Car And Truck Care Myths Now Debunked!

So it’s time to start thinking about your car or truck. Time for some maintenance right? Well there are a few misconceptions out there. I found a great article from Consumer Reports on the myths of car care. Even if you have no ill intentions it’s true that you could do stuff which will lead to spending more money, causing damage to your car or truck and even putting your safety at risk. Below are the myth’s from Consumer Reports and a link to a nice video that helps spell it all out while adding some additional myths as well. When taking your car or truck to a Dallas Chevy dealer for some maintenance at least now you’ll know if you caused the damage yourself  or not. Right?

Myth: If regular-grade fuel is good, premium must be better.
Reality: Most vehicles run just fine on regular-grade (87 octane) fuel. Using premium in these cars won’t hurt, but it won’t improve performance, either. A higher-octane number simply means that the fuel is less prone to pre-ignition problems, so it’s often specified for hotter running, high-compression engines. So if your car is designed for 87-octane fuel, don’t waste money on premium. Only use premium if your car’s owner’s manual says “required.”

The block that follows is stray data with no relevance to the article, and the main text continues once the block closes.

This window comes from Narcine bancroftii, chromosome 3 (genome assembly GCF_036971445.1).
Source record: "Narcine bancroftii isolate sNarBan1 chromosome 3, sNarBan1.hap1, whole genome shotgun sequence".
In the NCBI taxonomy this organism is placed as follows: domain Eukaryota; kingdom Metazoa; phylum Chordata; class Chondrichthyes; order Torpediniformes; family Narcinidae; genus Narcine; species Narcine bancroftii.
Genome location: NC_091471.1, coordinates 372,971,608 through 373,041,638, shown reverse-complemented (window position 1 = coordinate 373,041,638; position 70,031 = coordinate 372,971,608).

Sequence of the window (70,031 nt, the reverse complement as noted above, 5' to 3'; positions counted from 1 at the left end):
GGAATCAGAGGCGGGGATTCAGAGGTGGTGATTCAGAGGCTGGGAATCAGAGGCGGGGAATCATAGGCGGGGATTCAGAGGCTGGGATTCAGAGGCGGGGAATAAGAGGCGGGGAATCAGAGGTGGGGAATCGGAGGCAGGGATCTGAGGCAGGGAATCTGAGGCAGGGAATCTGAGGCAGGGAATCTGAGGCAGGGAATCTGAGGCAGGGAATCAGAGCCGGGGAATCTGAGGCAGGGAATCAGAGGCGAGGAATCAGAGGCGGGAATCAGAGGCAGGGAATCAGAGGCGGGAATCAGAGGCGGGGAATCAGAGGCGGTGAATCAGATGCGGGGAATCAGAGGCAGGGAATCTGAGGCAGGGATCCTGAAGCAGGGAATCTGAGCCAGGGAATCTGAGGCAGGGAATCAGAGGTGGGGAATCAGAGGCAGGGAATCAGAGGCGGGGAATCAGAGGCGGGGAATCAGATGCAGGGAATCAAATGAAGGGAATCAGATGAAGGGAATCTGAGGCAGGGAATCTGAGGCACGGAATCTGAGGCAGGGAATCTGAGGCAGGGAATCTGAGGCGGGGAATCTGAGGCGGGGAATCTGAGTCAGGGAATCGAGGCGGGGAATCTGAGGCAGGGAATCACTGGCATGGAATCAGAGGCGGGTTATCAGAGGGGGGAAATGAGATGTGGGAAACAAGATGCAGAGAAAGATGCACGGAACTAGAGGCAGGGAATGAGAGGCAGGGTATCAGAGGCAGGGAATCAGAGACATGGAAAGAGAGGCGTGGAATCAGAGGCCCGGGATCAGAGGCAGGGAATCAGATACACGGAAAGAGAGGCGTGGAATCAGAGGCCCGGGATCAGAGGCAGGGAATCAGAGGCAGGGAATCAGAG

Myth: Let your engine warm up for several minutes before driving.
Reality: That might have been good advice for yesteryear’s cars but is less so today. Modern engines warm up more quickly when they’re driven. And the sooner they warm up, the sooner they reach maximum efficiency and deliver the best fuel economy and performance. But don’t rev the engine high over the first few miles while it’s warming up.

Myth: A dealership must perform regular maintenance to keep your car’s factory warranty valid.
Reality: As long as the maintenance items specified in the vehicle owner’s manual are performed on schedule, the work can be done at any auto-repair shop. If you’re knowledgeable, you can even do the work yourself. Just keep accurate records and receipts to back you up in case of a warranty dispute on a future repair.

See  Consumer Reports for the cool video and additional information on car or truck care myths.

Thanks to Brandi Hodge for contributing.

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